2 May — Have you checked in with Fred Flintstone lately? He has a good life. A forgiving wife, cute kid and a cool car with stone wheels and a jaunty, wind-whipped cover. But it's Flintstone's house that most of us remember: A domed stone home with a flat roof and rock chimney. Clean lined, the modernist might say about this caveman's dwelling. Is it primal to respond positively to a stone house? In the beginning, fieldstone was used for shelters because the material was just sitting there. Then castles were built high with stacked stone, forming a fortress that sent a clear message of wealth, power and do not disturb.  Read more...

    Portland goes big on affordable housing

    3 May — Responding to the housing crisis that is forcing many lower-income residents out of town, the Portland Housing Bureau announced last month that it will contribute $47 million to eight projects intended to create or preserve 840 affordable units — the largest commitment in the city’s history. The projects include six new buildings and two rehabilitation projects. According to the PHB announcement, the average per-unit costs in each project will range from around $110,000 to $321,000, with the overall average being about $213,000. In the meantime, Home First, a private development company, is wrapping up an affordable housing project with a per-unit cost of around $110,000.  Read more...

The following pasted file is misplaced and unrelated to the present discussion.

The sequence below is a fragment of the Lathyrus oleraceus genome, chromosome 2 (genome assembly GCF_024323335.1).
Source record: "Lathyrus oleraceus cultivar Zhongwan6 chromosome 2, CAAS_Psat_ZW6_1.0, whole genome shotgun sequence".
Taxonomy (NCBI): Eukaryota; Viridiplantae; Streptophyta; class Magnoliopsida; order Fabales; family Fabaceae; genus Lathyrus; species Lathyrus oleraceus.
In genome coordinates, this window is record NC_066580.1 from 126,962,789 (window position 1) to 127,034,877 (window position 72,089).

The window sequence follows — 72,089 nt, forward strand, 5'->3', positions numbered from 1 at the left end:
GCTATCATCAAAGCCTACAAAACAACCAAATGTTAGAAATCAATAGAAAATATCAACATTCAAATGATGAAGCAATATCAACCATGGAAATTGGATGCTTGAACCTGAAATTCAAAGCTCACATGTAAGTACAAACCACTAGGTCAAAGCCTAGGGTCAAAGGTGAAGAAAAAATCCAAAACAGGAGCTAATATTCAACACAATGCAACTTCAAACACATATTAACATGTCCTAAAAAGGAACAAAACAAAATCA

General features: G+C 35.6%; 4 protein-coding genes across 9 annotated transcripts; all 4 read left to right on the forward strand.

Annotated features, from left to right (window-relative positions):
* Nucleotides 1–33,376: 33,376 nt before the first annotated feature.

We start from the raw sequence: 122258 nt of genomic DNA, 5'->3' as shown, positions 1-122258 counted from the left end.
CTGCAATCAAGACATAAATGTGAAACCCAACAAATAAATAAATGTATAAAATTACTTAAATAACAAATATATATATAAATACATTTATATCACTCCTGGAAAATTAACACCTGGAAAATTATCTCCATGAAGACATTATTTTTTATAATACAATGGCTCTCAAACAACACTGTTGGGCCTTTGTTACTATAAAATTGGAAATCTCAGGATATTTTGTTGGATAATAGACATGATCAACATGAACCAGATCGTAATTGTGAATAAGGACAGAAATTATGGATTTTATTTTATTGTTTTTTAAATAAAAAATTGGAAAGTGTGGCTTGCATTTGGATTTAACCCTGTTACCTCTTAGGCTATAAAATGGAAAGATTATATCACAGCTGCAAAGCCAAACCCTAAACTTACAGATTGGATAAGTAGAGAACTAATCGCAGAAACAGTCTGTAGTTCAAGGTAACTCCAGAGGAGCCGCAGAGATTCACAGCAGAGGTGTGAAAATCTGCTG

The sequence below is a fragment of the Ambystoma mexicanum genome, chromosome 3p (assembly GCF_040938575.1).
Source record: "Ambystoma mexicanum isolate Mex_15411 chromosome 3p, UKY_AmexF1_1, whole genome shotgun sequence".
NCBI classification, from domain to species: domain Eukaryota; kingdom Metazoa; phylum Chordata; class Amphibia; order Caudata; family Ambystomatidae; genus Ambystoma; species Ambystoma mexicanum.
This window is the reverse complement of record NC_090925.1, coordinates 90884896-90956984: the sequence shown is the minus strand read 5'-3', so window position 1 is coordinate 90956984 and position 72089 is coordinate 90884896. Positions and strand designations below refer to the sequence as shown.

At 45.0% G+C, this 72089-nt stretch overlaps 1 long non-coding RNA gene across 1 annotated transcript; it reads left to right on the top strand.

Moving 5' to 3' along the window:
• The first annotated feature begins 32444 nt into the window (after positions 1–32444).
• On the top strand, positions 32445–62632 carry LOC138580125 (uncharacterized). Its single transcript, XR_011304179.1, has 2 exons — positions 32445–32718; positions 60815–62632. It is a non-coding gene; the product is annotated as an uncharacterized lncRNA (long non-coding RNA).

With no end in sight to climbing home prices, buyers rewarded for acting quickly

    3 May — Sometimes delaying a decision can actually cost you money. Experts say that appears to be true right now if you are considering the purchase of a newly built home in the Portland-Vancouver area. The latest Case-Shiller Home Price Index shows Portland metro area median home sales prices are up an incredible 15% in the last twelve months. And with high demand expected to continue, there are no signs of things leveling off. In fact, it is just the opposite. In the simplest of terms: if you delay, you will likely pay. That is, pay more, for the same house.  Read more...